This week I was sitting in my office with Wati trying to understand the difference between two separate tenses in the Menyan language. They aren’t actually tenses, but we don’t have a more accurate term with which to label them. If they were a tenses, they would both be future-ish, so that wouldn’t help. And when Wati and I are speaking Pidgin, the translation of these distinct non-tenses comes out the same because Pidgin is too limited to express the nuance of what distinguishes the Menyan words. As Wati said, in Pidgin they join together and you can’t understand the meaning.

As we were discussing this, drifting toward exasperation, I stopped and told Wati: this is why we want you to hear the gospel in Menyan and read the Bible in Menyan–so you can really understand it. That pleased us both.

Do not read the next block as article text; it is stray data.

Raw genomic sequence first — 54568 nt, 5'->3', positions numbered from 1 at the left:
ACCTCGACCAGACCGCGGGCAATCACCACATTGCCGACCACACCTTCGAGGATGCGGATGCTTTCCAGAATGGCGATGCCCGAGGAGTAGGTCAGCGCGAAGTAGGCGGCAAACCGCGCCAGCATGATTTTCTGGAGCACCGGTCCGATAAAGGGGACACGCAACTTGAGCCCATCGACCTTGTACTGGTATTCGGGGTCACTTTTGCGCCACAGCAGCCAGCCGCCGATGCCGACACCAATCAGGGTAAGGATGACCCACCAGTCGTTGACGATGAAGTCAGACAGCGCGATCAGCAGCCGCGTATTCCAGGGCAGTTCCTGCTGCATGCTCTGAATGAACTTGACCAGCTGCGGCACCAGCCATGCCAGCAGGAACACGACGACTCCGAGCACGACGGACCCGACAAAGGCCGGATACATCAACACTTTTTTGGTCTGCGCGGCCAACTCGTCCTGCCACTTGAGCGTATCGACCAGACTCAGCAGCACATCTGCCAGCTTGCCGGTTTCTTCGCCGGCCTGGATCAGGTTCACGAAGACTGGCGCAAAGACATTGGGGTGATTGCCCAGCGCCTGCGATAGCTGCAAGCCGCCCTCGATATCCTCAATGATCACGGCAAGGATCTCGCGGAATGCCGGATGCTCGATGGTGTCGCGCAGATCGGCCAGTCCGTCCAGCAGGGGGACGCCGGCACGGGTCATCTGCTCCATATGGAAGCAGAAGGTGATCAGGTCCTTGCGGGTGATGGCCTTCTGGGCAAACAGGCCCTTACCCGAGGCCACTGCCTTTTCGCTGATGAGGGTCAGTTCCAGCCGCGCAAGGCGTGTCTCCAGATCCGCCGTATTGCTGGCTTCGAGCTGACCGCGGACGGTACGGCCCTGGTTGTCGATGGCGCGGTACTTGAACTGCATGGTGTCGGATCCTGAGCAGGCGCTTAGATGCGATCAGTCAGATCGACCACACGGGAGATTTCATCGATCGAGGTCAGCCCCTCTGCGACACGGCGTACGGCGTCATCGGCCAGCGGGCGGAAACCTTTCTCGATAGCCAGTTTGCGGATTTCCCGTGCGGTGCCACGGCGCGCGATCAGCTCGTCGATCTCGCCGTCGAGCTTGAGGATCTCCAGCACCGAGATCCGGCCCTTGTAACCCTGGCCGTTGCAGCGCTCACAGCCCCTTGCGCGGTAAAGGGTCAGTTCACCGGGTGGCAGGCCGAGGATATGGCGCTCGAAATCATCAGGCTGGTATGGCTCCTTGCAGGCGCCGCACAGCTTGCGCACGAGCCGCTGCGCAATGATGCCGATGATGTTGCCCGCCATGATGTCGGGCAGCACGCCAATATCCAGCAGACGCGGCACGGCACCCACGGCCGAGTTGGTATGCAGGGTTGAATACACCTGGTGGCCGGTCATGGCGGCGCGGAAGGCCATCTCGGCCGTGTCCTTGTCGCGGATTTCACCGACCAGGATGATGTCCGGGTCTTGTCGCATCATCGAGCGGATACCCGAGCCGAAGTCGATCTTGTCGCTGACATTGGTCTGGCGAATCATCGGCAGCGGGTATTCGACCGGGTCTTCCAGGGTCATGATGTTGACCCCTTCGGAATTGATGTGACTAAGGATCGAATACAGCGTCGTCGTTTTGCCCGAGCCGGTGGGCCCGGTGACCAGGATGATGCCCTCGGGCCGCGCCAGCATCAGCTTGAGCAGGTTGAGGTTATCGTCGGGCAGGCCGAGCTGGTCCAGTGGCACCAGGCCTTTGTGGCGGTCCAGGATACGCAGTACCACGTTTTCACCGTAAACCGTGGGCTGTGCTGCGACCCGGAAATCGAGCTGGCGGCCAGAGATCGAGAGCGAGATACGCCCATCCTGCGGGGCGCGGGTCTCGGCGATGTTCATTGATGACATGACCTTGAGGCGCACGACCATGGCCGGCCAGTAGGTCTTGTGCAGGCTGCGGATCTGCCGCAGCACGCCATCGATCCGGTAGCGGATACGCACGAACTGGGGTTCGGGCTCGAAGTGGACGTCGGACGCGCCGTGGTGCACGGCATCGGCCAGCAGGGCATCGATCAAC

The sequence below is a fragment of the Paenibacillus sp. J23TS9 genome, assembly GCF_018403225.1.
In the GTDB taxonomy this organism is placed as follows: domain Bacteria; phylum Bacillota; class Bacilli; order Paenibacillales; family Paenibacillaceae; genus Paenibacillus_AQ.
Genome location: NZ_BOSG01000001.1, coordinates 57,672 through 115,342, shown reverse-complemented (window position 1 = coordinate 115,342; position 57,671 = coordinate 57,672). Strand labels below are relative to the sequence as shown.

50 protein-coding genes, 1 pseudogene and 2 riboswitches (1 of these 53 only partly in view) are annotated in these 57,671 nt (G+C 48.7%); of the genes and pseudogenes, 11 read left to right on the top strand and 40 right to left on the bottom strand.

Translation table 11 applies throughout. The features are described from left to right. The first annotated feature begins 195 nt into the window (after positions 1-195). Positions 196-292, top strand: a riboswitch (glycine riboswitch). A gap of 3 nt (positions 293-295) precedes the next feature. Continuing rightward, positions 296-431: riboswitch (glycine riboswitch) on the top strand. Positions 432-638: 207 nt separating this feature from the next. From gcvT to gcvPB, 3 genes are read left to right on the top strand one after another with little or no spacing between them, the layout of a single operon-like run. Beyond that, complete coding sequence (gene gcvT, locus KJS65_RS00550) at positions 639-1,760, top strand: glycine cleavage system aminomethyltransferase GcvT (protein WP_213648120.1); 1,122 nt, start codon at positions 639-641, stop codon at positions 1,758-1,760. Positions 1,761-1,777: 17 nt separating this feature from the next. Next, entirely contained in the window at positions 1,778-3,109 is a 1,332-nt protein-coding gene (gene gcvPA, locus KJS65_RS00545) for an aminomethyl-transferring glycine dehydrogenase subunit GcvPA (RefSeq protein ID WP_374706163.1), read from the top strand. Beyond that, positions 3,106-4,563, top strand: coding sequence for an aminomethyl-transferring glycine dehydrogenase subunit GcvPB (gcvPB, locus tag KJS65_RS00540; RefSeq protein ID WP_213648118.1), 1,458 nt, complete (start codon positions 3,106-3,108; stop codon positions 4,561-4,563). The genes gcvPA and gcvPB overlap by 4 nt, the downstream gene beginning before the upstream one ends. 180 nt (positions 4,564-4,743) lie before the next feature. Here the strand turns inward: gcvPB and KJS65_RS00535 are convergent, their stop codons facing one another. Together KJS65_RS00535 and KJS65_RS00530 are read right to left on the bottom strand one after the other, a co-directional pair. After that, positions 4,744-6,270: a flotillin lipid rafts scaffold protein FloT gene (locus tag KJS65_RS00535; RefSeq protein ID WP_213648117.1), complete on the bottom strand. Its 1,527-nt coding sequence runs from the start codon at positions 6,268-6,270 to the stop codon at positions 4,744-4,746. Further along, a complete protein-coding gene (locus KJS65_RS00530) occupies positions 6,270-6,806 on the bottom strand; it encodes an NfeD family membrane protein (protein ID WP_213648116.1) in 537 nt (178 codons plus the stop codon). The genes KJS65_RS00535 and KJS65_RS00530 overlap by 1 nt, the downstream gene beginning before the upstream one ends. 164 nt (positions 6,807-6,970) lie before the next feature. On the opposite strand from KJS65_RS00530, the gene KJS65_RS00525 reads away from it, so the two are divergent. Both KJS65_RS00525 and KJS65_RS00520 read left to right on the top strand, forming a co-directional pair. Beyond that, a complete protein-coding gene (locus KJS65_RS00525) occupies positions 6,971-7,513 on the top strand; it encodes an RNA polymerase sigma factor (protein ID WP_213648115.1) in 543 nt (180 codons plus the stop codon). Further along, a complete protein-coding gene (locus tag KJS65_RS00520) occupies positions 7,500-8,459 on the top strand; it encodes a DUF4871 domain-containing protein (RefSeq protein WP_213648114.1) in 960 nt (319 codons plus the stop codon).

2 Comments
  1. Shandi Stevenson

    Love it! The Lord has really been bringing your language study to mind lately, and I am praying for you! This really puts its importance in perspective.

  2. Mom O

    Thank you, Joseph, for working so hard to give the people of Menya, The Book.

    “I am a creature of a day. I am a spirit come from God, and returning to God. I want to know one thing: the way to heaven. God himself has condescended to teach me the way. He has written it down in a book. Oh, give me that book! At any price give me the book of God. Let me be a man of one book.”
    –John Wesley

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